- Jeremy's Friend Marc* - Marc is a friend of Jeremy's who joined us last year. He plays Warcraft and was interested in D&D but had never really played it before so Jeremy talked him into it. He gets into it but he's been struggling with the schedule - family, job, gametime, WoW time - it can be difficult to integrate something new into the routine and that's what he's been trying to do. Not sure if lifer.
*Because he's Jeremy's friend, and his name is Marc, and he's the new guy.He's playing a Dwarf Cleric but this hasn't really been something to make fun of him with - yet.
So what does my little rundown above tell us? Well, find people who have friends. After you run a few games, they may invite their friends. I suppose you could call this "networking" but that sounds very buzzwordy and it's not an active process - I'm not selling my game to people and asking them to invite their friends, I just do my thing and this stuff comes up naturally. "Hey I have a friend who's interested, can they come watch next time" - "sure". We tend to do a lot more breeze-shooting than monster shooting the first hour of a session so it's easy for someone to get acquainted before we get into the abbreviations, lingo, and monty python references.
What if you don't have friends that play?
Don't forget family! Kids are great but they take years to grow into it. Extended family is a potential resource too - cousins, nephews, nieces - a gamer could be lurking nearby.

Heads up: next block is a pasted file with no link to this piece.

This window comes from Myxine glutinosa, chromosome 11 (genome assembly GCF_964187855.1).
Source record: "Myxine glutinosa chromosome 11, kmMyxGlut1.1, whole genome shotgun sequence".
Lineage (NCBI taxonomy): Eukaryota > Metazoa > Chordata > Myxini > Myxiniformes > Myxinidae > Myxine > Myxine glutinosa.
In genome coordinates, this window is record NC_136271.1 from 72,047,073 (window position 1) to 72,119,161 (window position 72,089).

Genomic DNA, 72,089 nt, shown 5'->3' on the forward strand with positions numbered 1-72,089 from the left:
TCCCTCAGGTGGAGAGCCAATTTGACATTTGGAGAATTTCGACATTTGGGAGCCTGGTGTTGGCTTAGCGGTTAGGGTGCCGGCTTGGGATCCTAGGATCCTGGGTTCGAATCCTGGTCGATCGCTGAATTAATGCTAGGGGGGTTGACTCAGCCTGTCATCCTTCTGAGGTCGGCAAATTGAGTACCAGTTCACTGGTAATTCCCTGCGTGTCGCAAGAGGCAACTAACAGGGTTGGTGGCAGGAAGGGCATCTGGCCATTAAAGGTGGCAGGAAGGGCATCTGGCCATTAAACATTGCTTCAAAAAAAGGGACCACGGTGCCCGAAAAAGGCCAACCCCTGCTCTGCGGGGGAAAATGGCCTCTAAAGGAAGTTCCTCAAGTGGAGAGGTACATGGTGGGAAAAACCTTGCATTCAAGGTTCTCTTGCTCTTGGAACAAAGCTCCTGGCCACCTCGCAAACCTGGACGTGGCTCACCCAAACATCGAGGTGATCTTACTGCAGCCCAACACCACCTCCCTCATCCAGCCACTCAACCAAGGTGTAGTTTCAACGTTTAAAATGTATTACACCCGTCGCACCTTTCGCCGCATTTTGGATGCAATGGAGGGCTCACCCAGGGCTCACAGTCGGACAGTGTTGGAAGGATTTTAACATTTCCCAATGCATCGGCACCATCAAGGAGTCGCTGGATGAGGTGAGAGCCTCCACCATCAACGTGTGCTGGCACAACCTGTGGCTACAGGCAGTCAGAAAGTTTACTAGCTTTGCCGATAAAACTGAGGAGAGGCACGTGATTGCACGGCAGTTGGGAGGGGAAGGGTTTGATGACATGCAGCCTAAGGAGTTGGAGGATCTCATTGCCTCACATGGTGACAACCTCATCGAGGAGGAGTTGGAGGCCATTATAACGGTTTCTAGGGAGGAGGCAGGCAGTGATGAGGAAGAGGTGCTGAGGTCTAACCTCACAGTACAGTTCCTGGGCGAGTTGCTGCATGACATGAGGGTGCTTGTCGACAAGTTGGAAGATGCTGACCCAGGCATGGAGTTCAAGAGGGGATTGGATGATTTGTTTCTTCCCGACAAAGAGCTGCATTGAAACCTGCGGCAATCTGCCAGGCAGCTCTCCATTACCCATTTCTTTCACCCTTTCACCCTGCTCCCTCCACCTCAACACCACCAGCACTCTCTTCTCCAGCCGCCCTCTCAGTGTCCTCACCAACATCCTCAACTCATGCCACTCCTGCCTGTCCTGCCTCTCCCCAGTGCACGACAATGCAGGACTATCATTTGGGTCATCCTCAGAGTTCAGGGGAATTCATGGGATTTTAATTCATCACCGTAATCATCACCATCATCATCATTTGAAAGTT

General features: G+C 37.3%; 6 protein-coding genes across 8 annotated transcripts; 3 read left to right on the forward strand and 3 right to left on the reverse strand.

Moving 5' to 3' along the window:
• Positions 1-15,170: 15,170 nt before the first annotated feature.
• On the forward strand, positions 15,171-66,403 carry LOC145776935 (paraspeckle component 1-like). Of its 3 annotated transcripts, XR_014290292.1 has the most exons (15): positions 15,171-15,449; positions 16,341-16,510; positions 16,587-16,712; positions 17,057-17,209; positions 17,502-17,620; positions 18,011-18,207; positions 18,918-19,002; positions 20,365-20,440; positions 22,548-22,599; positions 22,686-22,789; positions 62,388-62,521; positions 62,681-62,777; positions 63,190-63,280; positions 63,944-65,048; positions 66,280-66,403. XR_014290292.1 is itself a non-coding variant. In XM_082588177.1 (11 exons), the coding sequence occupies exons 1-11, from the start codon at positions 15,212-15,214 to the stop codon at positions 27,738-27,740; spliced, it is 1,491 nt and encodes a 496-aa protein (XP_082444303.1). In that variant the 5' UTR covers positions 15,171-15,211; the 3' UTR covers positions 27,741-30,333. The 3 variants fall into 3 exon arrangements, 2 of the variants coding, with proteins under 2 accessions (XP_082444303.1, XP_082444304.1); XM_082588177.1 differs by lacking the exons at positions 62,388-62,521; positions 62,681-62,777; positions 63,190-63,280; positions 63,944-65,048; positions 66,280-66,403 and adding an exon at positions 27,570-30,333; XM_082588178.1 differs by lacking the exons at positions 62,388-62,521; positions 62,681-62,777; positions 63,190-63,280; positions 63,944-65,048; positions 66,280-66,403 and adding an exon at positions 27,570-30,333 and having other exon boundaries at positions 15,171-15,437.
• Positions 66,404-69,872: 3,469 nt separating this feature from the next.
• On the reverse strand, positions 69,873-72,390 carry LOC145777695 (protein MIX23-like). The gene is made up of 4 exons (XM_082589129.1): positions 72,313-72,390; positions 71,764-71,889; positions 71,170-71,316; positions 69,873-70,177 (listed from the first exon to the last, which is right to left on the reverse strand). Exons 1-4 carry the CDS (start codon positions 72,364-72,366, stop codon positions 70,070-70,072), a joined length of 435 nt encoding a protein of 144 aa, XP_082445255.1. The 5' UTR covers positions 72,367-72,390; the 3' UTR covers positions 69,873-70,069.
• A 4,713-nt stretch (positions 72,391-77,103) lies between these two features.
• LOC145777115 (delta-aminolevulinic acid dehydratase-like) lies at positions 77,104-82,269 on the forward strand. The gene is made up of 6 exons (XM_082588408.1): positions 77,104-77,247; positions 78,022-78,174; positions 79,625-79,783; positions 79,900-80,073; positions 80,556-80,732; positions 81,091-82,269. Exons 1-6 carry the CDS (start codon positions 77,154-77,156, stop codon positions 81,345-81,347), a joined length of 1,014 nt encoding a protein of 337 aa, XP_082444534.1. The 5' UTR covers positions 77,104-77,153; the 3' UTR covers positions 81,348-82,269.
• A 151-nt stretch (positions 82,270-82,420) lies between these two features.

I have not tried the game store posting myself, but one of my friends that ran games used to do it and had about a 25% keep rate. By that I mean if he had 4 people interested only around 1 of them would show, play, and be someone you'd want to hang around for a game. That's not terrible I suppose, but it does disrupt the flow of a normal session when you have a totally new person walk-on to the game. There's everything from personality to hygiene to play style to mechanical familiarity to consider, and that's why I've found the friend-of-a-friend to work better- they have a "guide" who can give them the rundown of the players and the game and they have a friend at the table when it comes time to play. Still, if you're starting from scratch this is definitely an option.
Another option is the online posting for players. Gamers Seeking Gamers was the one I liked best. It's dead for now but it did work. I put up what games I was running, what our usual schedule was, and what zip code I was in, and over the course of a year or so I got 3 hits. One was Jeremy, one was a girl who showed up about 4 times then disappeared forever, and one was a guy seemed to be somewhat interested in the game and quite a bit more interested if we were 420-friendly (look it up if you're curious) which is not really my thing. So while I don't know that it's any better than a store posting it is easy to update and easy to access at weird times of the day. There are various rpg meetup and gamer meetup and locator groups but none of them seem to have the size that the ENWorld one did - plus I was running a lot of D&D and that's a pretty big crossroads for D&D. Another suggestion: the main online forums for the game of your choice - it couldn't hurt.
As far as playing online I'm not much help - I've tried it twice and both game fell through before anything got going, which soured me on the whole thing. Plus I have enough to manage juggling the face to face games. I know there are people making it work though.
In a way this can be the most difficult part of being a DM - starting! Especially starting cold. I've been fortunate enough to be part of an active group of players for the last 30 years, with some turnover but in general with more new players joining our extended circle of friends than leaving it. Not everyone has that good fortune. For those I will say two things:
1) Find a local store. Go there. Play stuff, even non-RPG's (40K, Magic, etc). This will lead to meeting other people who play games and might plug you in to an existing group or give you some candidates to start your own.
2) Keep trying - it's worth it.
That's all for now!